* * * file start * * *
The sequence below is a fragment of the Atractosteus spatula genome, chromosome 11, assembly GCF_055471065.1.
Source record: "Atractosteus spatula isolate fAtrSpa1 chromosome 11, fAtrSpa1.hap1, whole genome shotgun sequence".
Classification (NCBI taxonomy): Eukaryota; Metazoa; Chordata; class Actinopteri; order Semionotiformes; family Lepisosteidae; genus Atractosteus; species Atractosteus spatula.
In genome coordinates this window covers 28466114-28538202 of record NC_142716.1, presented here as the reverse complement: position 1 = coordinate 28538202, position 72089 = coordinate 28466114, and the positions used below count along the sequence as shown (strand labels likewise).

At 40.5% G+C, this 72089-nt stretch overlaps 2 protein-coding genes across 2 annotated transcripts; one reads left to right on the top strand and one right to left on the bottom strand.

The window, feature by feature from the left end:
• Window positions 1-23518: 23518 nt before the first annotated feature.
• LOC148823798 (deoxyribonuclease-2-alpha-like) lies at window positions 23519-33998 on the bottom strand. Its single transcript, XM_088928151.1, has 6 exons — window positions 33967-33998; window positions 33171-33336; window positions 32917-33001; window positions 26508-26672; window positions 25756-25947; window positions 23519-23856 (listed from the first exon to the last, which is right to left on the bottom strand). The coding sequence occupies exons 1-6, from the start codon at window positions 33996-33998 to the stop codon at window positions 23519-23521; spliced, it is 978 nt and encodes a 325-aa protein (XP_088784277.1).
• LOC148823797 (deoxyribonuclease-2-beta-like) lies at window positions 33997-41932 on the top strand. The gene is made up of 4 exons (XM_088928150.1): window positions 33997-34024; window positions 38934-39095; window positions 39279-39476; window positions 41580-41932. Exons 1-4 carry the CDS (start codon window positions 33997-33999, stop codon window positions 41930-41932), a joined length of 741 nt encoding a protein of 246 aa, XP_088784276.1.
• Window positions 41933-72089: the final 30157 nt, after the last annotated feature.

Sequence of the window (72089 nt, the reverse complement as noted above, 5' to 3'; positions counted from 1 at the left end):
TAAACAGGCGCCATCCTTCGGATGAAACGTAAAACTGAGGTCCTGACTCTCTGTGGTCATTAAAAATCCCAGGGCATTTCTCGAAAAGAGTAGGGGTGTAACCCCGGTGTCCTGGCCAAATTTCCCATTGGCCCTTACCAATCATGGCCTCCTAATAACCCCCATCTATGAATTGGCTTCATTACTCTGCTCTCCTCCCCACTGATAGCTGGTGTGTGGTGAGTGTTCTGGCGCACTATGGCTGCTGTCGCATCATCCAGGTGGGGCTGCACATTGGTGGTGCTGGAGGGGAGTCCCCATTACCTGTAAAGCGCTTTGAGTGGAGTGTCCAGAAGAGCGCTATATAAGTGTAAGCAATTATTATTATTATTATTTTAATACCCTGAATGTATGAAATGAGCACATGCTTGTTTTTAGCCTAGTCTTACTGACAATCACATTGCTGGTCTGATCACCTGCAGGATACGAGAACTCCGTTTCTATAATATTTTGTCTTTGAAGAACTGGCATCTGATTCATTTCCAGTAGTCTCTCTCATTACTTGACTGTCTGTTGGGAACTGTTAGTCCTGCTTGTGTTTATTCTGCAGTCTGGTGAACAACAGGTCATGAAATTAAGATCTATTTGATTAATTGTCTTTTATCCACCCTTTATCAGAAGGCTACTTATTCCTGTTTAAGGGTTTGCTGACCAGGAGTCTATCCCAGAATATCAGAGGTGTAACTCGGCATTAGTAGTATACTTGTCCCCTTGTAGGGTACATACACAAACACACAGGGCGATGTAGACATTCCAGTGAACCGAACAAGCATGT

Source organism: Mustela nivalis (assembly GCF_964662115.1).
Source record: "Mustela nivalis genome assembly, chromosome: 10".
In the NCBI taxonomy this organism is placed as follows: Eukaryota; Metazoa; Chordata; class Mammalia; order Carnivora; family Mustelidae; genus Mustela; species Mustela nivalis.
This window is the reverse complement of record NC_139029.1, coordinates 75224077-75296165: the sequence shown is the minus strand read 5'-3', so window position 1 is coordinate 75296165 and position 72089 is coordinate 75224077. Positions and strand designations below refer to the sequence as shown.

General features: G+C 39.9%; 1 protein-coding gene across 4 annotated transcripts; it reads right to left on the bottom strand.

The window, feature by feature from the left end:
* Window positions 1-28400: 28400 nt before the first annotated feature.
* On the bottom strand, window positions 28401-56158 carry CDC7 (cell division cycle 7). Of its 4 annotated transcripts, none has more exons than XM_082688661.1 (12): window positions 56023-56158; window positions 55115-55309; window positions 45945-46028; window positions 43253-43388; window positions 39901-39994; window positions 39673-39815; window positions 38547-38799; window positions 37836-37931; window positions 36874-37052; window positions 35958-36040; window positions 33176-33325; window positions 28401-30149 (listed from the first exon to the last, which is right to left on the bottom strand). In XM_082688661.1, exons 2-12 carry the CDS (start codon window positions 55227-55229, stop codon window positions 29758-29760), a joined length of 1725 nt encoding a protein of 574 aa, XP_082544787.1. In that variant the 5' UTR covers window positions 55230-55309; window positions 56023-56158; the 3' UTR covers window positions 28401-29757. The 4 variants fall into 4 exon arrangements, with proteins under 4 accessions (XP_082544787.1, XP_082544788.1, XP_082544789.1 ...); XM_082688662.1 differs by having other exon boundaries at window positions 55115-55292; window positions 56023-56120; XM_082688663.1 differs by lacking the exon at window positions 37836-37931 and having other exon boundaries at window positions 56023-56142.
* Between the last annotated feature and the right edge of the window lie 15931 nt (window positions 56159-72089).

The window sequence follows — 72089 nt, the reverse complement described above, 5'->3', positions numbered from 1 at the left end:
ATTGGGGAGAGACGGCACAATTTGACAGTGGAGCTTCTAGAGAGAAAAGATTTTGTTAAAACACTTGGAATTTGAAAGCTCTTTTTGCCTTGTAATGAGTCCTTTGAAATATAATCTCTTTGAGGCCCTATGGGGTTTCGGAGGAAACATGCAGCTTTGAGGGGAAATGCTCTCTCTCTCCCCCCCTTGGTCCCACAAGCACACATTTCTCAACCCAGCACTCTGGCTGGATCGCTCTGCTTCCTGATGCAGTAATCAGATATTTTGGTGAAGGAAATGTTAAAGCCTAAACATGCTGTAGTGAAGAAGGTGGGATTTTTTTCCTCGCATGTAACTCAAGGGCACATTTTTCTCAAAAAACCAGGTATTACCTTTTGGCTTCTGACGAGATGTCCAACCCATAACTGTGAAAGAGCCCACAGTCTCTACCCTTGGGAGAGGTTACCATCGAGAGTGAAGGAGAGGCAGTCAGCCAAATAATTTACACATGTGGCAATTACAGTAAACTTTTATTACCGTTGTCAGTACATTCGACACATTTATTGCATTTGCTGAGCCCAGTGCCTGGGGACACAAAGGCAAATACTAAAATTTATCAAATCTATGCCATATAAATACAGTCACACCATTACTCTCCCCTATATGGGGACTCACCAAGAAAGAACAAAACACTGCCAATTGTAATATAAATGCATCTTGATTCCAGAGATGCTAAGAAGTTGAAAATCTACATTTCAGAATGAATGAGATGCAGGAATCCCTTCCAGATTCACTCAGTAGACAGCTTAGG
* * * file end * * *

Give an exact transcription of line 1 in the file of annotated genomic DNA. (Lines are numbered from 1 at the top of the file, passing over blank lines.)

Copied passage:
The sequence below is a fragment of the Atractosteus spatula genome, chromosome 11, assembly GCF_055471065.1.